Clive Bradley reviews Ten, directed by Abbas Kiarostami
Iranian films have dominated art house circles internationally for a number of years, now. Unlike the high-octane, visceral energy of the so-called Latin American renaissance, these often award-winning films tend to be small in scope, personal in focus, and “slow” by Hollywood standards. With Ten, Abbas Kiarostami, whose work usually deals with the blurred lines of reality and fiction, has made more or less the archetype of this style of film making. The entire feature-length movie takes place in the front seat of a car.
Through ten episodes with different passengers (though some of them repeat), we are introduced the social complexity of modern Iran. The nameless driver (Marina Akbari) is a middle-class woman who is divorced from her husband, and who has only part-time custody of her son, Amin (Amin Maher). Here at once we are confronted with an image of modern Iran which confounds stereotypes and prejudices. She chose to divorce her husband. She claimed he was a drug-addict because it’s so hard for women to get divorces. She has a new husband, whom the son doesn’t like. She has a career (though it’s not entirely clear what). On the whole, she doesn’t seem unhappy with part-time motherhood. The boy, for his part, tells her she’s selfish — but not, it seems, for these obvious reasons, rather, because she is.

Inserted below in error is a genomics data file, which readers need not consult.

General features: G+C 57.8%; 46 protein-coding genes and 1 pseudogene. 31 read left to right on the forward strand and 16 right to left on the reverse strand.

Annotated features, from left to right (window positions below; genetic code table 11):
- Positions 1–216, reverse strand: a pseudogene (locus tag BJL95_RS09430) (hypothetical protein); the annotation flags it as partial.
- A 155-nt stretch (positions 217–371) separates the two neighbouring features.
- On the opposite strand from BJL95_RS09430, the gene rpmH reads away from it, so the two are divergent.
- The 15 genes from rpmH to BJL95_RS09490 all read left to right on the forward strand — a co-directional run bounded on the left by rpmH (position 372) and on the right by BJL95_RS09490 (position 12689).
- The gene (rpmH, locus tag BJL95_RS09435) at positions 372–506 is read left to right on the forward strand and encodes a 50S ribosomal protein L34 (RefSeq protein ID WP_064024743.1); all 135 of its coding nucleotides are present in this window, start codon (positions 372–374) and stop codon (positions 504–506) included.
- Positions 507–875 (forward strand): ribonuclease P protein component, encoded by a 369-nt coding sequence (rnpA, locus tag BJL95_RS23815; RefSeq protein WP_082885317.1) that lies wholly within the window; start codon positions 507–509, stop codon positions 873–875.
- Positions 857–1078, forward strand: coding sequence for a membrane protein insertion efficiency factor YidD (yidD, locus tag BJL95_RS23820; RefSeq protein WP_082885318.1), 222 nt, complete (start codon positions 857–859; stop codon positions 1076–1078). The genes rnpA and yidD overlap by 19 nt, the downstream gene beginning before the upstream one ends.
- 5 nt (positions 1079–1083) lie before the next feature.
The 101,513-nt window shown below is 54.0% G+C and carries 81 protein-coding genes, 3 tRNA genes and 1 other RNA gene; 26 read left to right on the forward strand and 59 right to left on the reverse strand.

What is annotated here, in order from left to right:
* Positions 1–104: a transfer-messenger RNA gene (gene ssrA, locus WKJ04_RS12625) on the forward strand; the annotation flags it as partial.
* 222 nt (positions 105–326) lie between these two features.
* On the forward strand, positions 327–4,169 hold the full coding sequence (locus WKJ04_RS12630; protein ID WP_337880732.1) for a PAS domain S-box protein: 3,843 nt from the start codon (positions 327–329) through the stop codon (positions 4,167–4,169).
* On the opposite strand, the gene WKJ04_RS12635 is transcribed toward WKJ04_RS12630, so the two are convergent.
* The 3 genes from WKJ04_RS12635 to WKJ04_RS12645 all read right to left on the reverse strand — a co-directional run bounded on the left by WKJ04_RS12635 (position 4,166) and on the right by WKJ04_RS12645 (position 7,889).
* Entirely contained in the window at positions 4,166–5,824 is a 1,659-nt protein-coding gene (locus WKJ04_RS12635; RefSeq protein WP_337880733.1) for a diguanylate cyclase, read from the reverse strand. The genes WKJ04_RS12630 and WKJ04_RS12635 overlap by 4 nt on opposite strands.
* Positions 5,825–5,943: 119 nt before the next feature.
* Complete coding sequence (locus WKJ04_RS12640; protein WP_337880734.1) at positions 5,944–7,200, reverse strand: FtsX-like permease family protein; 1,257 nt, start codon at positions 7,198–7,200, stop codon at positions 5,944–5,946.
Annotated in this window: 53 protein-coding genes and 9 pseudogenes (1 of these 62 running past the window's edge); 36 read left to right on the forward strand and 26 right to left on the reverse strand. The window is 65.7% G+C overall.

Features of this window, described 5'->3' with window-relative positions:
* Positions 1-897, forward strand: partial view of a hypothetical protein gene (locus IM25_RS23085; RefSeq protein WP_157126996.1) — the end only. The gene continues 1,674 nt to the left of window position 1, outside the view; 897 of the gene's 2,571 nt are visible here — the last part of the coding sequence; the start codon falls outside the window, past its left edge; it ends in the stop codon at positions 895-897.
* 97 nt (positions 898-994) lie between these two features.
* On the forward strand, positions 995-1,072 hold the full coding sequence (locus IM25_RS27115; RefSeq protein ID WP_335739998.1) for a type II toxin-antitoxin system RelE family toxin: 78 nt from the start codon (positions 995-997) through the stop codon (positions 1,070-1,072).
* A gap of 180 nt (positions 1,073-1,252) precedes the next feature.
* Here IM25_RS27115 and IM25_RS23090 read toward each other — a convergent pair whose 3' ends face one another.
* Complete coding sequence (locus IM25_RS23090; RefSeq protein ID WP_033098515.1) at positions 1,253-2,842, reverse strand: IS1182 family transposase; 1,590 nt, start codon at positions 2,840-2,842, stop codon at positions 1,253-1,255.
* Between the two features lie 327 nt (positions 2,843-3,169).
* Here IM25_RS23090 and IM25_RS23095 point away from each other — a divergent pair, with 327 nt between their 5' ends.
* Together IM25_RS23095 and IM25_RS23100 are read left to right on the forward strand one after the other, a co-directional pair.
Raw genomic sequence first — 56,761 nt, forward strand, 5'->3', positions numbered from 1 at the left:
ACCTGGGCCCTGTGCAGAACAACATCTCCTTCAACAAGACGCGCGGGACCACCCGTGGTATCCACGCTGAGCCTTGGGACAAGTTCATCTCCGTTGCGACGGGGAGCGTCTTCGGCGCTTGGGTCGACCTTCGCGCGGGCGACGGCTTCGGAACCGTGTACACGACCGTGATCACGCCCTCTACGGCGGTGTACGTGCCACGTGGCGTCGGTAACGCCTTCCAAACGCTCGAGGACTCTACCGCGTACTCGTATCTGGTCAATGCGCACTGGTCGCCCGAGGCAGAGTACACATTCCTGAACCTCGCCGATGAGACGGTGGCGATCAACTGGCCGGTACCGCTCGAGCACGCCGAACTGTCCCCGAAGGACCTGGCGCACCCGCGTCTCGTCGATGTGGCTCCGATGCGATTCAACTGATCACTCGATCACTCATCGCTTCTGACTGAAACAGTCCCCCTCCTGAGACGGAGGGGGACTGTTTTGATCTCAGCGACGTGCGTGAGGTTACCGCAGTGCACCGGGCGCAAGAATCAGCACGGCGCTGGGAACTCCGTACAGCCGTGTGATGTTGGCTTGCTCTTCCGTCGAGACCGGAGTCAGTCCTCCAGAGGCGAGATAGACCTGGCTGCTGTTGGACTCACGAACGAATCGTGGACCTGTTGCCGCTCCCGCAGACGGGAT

As well as picking up her son and taking him to grandma’s house, she gives lifts to female friends, and one night picks up a prostitute — who got into the car thinking she was a man who had stopped for her — and drives her around asking questions about the job. The interrogation, like everything else she does, is delivered with blank detachment. Although we spend the entire film with her, we don’t really get to know her. When a friend who’s been dumped by her fiancée reveals she has cut her hair, and beneath her veil she’s completely cropped, it seems like a more powerful expression of emotion than anything the driver has revealed to us. Amin cries — normally with frustration — when he argues with her. But then they are laughing. Exactly what she feels about her child is hard to say.
It’s a novel way to explore contemporary Iran, or at least its middle class. Certainly, what emerges is a complex picture in which there is the façade of the Islamic Republic, but beneath it little of substance. Women wear the veil, but confess to not knowing if there is a God, and that they rarely pray. Amin is angry with his mother for divorcing his father, but like any child might be.
Does it work? Not quite. The scenes with her son are electrifying, mainly because of an extraordinary performance by Amin Maher as the boy. But the “real time” conceit of the individual episodes results in too much gazing out of windows waiting for the driver to come back from the shop for this viewer’s taste; and some of the earlier episodes are less intriguing. The inscrutability of the central character is frustrating; and I wanted, sometimes, to be allowed to see more of what was outside the car. We don’t; the camera remains steadfastly fixed on the faces of driver and passenger (presumably using two little cameras at the front of the car, since the shots don’t seem to be from different takes). It begins to feel like a formalistic device only — the chosen form, stuck in the front of the car, starts to verge on a gimmick.
But as an insight, if only a partial one, into the real Iran, it is worth seeing.
Reviewer: Clive Bradley